In The Number Ones, I’m reviewing every single #1 single in the history of the Billboard Hot 100, starting with the chart’s beginning, in 1958, and working my way up into the present.
Music can be such a revelation. Music careers, on the other hand, can fall into some sadly predictable arcs. Consider the phenomenon of late-’80s and early-’90s dance-pop groups who made exciting club records before finally arriving at #1 with hacky, boring, immediately-forgotten ballads, then disappearing from public life, only popping up again at nostalgic freestyle events. This seems like an incredibly specific career path, and yet it happened multiple times. It happened with Will To Power. It happened with Exposé. And at the dawn of the ’90s, it happened again with the New York trio Sweet Sensation. (Something very similar often happened in glam metal, too, but that’s a different column.)
Sweet Sensation were never exactly A-listers within the Latin freestyle world, but in the late ’80s, the group had some bangers. Sweet Sensation’s only #1 hit, however, is a piece of ultra-generic, beyond-sentimental popcraft that could’ve come from anywhere. If my wishes came true, then the fun dance records would’ve dominated the pop charts, while the gloopy ballads disappeared from history. As it is, the gloopy ballads did disappear from history, but sometimes they went to #1 first.
Sweet Sensation started in the mid-’80s, when the members of the group were still in high school. Lead singer Betty LeBron had studied opera at the High School Of The Performing Arts, the fabled Fame school. But LeBron — I love that her name is LeBron — didn’t really want to sing, so she transferred to Manhattan’s Satellite Academy, where she met Margie Fernandez. A local dance producer had heard LeBron singing, and he invited her to a studio for a meeting. At the studio, LeBron met Romeo JD, one half of a Harlem rap group called the Boogie Boys, who happened to be recording that day.
Romeo had written a dance-pop song called “Hooked On You,” and he convinced LeBron to record it. LeBron cut “Hooked On You” with session singers, and once the song was done, Next Plateau Records, the New York indie best known for discovering Salt-N-Pepa, wanted to release it. Rather than promoting LeBron as a solo artist, someone decided that “Hooked On You” should come from a group, so Margie Fernandez and her sister Maria joined Betty LeBron, and the three of them became Sweet Temptation. Next Plateau released “Hooked On You” in 1986, and the song eventually peaked at #64. A couple of years later, a remixed version made it to #23.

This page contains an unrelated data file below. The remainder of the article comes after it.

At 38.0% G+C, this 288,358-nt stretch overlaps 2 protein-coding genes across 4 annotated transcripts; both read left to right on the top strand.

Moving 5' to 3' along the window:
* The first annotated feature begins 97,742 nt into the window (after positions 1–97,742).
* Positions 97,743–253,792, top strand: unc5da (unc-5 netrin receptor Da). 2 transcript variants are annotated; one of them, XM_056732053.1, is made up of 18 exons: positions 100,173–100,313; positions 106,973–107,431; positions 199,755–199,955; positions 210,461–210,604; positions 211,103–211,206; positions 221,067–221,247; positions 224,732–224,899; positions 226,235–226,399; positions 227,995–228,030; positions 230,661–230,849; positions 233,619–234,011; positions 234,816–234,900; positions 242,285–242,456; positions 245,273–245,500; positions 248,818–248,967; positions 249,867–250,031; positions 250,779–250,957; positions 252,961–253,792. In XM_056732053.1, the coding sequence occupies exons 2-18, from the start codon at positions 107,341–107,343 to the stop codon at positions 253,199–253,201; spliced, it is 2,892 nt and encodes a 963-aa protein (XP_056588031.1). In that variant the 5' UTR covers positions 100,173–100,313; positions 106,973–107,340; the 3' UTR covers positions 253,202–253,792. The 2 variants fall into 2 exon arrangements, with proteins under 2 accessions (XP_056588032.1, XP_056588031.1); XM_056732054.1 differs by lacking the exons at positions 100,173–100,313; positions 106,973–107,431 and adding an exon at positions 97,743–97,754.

Just before the release of “Hooked On You,” the group heard from the managers of the Temptations, who told them that they couldn’t use the name Sweet Temptation. The “Hooked On You” records were already printed up with the Sweet Temptation name, but the group immediately changed its name to Sweet Sensation. There already had been a group called Sweet Sensation, a British soul combo. That group’s 1974 single “Sad Sweet Dreamer” had been a #1 hit in the UK, and it had reached #14 in the US. But the New York Sweet Sensation didn’t know anything about the Manchester Sweet Sensation, and the Manchester Sweet Sensation had broken up in 1978. The newly rechristened Sweet Sensation kept the name.
At first, music was just a side-hustle hobby for the members of Sweet Sensation, but offers to perform in clubs started coming in, and the group signed with the Atlantic imprint Atco. In 1988, Sweet Sensation released their debut album Take It While It’s Hot. In a lot of ways, that first LP is a pretty standard Latin freestyle album. It’s all giddy and horny and uptempo, and it’s a lot of fun. Compared to other Latin freestyle groups, though, Sweet Sensation were a little bit less electro and a little more based in older Latin styles like salsa. There’s a lot of syncopation in those tracks. Take It While It’s Hot never went gold, but four of its singles charted. The biggest hit was “Sincerely Yours,” which had a guest-rap from Romeo JD and which peaked at #14.
For Sweet Sensation’s 1990 sophomore album, the group’s producers Steve Peck and Ted Currier did everything in their power to cross over to bigger pop audiences. (Around that time, Sweet Sensation opened for New Kids On The Block, which probably helped that transition.) For the album’s lead single and title track, Sweet Sensation turned the Supremes classic “Love Child” into a pulsing dance track, which honestly wasn’t that big of a leap. Sweet Sensation’s “Love Child” cover peaked at #13, making it the group’s biggest hit yet.